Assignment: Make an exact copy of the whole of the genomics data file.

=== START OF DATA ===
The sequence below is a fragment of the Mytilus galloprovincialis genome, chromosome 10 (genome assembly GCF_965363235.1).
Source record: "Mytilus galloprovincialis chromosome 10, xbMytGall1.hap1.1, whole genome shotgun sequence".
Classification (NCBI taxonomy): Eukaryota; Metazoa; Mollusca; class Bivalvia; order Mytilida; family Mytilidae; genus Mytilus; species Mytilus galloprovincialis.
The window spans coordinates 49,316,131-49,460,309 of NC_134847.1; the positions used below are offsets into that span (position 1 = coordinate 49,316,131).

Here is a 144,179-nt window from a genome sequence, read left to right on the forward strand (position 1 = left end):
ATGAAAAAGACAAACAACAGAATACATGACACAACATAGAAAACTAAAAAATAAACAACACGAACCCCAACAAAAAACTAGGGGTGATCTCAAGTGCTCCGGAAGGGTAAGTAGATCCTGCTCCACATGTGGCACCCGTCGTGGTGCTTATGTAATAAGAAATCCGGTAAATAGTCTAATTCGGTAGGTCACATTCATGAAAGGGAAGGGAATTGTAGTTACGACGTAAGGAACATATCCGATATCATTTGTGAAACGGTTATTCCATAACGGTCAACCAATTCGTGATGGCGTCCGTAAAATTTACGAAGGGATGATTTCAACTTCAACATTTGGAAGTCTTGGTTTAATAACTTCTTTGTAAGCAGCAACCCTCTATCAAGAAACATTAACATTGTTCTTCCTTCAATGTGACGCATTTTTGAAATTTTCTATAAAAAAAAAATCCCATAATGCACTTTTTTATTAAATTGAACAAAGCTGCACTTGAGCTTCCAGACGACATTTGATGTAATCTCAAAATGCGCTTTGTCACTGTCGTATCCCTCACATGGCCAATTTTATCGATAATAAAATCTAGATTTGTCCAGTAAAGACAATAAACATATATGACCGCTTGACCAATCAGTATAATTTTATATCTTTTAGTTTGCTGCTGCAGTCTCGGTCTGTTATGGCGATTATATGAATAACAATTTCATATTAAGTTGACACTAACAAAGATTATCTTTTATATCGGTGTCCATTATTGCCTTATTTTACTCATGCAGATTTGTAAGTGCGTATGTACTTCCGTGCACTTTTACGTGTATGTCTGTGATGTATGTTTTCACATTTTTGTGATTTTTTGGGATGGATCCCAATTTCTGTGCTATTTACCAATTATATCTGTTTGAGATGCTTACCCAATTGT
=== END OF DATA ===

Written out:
The sequence below is a fragment of the Mytilus galloprovincialis genome, chromosome 10 (genome assembly GCF_965363235.1).
Source record: "Mytilus galloprovincialis chromosome 10, xbMytGall1.hap1.1, whole genome shotgun sequence".
Classification (NCBI taxonomy): Eukaryota; Metazoa; Mollusca; class Bivalvia; order Mytilida; family Mytilidae; genus Mytilus; species Mytilus galloprovincialis.
The window spans coordinates 49,316,131-49,460,309 of NC_134847.1; the positions used below are offsets into that span (position 1 = coordinate 49,316,131).

Here is a 144,179-nt window from a genome sequence, read left to right on the forward strand (position 1 = left end):
ATGAAAAAGACAAACAACAGAATACATGACACAACATAGAAAACTAAAAAATAAACAACACGAACCCCAACAAAAAACTAGGGGTGATCTCAAGTGCTCCGGAAGGGTAAGTAGATCCTGCTCCACATGTGGCACCCGTCGTGGTGCTTATGTAATAAGAAATCCGGTAAATAGTCTAATTCGGTAGGTCACATTCATGAAAGGGAAGGGAATTGTAGTTACGACGTAAGGAACATATCCGATATCATTTGTGAAACGGTTATTCCATAACGGTCAACCAATTCGTGATGGCGTCCGTAAAATTTACGAAGGGATGATTTCAACTTCAACATTTGGAAGTCTTGGTTTAATAACTTCTTTGTAAGCAGCAACCCTCTATCAAGAAACATTAACATTGTTCTTCCTTCAATGTGACGCATTTTTGAAATTTTCTATAAAAAAAAAATCCCATAATGCACTTTTTTATTAAATTGAACAAAGCTGCACTTGAGCTTCCAGACGACATTTGATGTAATCTCAAAATGCGCTTTGTCACTGTCGTATCCCTCACATGGCCAATTTTATCGATAATAAAATCTAGATTTGTCCAGTAAAGACAATAAACATATATGACCGCTTGACCAATCAGTATAATTTTATATCTTTTAGTTTGCTGCTGCAGTCTCGGTCTGTTATGGCGATTATATGAATAACAATTTCATATTAAGTTGACACTAACAAAGATTATCTTTTATATCGGTGTCCATTATTGCCTTATTTTACTCATGCAGATTTGTAAGTGCGTATGTACTTCCGTGCACTTTTACGTGTATGTCTGTGATGTATGTTTTCACATTTTTGTGATTTTTTGGGATGGATCCCAATTTCTGTGCTATTTACCAATTATATCTGTTTGAGATGCTTACCCAATTGT